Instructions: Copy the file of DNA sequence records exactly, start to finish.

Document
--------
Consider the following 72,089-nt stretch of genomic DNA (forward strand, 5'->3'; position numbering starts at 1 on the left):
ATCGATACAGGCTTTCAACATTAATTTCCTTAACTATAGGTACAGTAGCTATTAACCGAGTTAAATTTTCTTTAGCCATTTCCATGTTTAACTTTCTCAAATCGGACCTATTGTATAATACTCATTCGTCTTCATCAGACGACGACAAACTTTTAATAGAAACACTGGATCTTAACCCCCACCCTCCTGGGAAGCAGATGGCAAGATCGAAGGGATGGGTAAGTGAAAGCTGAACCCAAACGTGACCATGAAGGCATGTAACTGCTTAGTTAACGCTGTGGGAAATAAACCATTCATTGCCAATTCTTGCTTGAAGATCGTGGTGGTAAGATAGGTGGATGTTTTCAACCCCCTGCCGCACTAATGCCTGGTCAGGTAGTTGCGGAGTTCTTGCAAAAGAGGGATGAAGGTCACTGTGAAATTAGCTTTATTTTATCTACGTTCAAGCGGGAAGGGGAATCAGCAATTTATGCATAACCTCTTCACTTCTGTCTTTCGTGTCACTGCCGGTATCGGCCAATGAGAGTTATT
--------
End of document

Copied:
Consider the following 72,089-nt stretch of genomic DNA (forward strand, 5'->3'; position numbering starts at 1 on the left):
ATCGATACAGGCTTTCAACATTAATTTCCTTAACTATAGGTACAGTAGCTATTAACCGAGTTAAATTTTCTTTAGCCATTTCCATGTTTAACTTTCTCAAATCGGACCTATTGTATAATACTCATTCGTCTTCATCAGACGACGACAAACTTTTAATAGAAACACTGGATCTTAACCCCCACCCTCCTGGGAAGCAGATGGCAAGATCGAAGGGATGGGTAAGTGAAAGCTGAACCCAAACGTGACCATGAAGGCATGTAACTGCTTAGTTAACGCTGTGGGAAATAAACCATTCATTGCCAATTCTTGCTTGAAGATCGTGGTGGTAAGATAGGTGGATGTTTTCAACCCCCTGCCGCACTAATGCCTGGTCAGGTAGTTGCGGAGTTCTTGCAAAAGAGGGATGAAGGTCACTGTGAAATTAGCTTTATTTTATCTACGTTCAAGCGGGAAGGGGAATCAGCAATTTATGCATAACCTCTTCACTTCTGTCTTTCGTGTCACTGCCGGTATCGGCCAATGAGAGTTATT